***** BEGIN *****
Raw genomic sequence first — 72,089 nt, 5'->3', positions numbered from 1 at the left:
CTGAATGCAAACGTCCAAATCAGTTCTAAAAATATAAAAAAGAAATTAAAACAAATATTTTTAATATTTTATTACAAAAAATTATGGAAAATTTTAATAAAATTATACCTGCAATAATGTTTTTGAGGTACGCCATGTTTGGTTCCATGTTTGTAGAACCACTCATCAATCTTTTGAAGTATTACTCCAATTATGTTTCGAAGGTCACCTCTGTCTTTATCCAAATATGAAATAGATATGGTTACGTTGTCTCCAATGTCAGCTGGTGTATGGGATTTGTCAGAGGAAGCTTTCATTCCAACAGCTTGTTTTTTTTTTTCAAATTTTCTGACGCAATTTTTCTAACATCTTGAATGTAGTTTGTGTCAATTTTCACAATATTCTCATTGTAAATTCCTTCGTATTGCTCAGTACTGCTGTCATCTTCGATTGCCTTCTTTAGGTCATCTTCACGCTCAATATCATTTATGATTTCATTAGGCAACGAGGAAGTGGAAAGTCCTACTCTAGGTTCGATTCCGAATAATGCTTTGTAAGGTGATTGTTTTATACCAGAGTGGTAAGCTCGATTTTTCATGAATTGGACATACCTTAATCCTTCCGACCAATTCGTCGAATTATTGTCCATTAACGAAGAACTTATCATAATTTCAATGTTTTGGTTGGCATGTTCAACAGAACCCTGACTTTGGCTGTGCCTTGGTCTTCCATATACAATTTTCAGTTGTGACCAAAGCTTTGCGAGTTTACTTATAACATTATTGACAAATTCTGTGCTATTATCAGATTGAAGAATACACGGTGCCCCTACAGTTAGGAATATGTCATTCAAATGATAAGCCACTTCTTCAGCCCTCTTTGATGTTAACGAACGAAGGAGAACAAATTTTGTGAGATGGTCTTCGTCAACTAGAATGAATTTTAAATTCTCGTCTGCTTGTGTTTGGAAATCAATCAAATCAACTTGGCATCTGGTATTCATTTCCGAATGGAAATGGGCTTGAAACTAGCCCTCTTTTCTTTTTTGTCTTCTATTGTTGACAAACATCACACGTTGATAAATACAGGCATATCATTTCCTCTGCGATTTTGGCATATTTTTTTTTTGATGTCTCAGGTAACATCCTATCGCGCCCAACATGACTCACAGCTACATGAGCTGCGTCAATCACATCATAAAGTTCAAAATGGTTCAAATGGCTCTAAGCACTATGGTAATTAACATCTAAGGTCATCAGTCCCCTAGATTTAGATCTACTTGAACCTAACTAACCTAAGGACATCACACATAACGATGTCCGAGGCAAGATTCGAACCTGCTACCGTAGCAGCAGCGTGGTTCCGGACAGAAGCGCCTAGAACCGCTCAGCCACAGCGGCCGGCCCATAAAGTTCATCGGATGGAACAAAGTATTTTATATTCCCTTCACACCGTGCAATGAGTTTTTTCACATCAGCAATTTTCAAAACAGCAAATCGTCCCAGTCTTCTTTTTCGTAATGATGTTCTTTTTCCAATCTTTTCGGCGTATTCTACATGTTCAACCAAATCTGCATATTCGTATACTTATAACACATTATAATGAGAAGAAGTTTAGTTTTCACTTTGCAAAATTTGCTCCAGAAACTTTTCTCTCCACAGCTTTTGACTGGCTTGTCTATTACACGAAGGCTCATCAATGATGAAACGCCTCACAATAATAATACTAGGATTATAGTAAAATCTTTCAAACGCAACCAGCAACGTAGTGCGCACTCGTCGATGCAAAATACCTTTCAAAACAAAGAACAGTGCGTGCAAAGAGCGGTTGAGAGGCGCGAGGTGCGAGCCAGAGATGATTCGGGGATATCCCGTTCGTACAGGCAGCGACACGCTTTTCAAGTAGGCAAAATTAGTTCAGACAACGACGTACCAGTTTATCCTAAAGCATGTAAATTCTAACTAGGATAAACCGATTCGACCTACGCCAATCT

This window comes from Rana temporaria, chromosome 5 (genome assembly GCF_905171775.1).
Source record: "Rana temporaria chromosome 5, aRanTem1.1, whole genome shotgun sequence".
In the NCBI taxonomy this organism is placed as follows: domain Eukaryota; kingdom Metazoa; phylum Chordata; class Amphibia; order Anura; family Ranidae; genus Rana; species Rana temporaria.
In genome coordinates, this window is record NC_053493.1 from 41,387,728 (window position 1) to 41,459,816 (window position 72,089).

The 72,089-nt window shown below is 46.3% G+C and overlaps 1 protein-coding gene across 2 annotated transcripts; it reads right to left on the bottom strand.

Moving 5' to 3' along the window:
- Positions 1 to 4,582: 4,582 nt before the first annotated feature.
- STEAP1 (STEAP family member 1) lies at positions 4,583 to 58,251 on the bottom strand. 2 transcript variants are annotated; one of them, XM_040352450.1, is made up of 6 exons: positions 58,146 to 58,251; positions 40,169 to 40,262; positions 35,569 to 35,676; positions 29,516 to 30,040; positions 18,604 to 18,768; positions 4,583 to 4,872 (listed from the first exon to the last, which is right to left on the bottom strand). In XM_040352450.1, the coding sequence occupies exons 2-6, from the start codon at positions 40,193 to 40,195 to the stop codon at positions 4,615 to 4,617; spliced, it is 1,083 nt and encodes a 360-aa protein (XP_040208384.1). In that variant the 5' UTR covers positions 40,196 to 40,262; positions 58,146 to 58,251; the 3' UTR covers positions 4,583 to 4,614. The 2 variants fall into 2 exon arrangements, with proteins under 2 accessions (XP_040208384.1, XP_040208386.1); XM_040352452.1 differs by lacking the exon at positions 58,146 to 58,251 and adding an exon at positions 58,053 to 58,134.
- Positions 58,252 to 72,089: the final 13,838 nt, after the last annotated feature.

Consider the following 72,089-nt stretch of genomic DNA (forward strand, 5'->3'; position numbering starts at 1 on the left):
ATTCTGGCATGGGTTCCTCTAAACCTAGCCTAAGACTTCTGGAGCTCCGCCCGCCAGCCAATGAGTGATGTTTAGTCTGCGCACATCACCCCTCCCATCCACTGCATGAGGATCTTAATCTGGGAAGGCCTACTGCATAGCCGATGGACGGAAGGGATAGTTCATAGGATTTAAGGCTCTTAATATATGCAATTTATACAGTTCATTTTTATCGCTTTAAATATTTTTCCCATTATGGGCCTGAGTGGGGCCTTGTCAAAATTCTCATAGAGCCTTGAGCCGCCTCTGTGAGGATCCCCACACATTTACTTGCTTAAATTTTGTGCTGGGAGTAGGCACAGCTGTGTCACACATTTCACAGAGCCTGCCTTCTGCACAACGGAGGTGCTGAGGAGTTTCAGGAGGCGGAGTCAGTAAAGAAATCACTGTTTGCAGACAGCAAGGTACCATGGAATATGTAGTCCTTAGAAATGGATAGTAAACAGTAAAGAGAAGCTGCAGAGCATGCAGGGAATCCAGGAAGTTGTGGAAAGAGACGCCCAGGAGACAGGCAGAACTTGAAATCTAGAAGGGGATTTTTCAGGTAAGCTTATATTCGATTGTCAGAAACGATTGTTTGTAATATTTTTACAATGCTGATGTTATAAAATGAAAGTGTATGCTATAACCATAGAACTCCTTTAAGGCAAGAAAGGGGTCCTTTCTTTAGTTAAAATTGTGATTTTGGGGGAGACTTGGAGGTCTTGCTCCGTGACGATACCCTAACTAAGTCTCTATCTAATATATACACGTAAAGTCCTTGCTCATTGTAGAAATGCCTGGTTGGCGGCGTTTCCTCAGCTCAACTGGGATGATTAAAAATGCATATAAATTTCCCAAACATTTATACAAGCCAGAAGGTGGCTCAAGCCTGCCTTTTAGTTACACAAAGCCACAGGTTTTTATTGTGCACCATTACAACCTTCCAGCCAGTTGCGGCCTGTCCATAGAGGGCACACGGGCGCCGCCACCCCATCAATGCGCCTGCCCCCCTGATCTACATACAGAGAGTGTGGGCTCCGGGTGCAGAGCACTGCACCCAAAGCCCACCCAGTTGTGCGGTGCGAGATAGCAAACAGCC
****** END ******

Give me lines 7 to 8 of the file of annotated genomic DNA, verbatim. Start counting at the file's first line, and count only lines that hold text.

The 72,089-nt window shown below is 46.3% G+C and overlaps 1 protein-coding gene across 2 annotated transcripts; it reads right to left on the bottom strand.

Moving 5' to 3' along the window: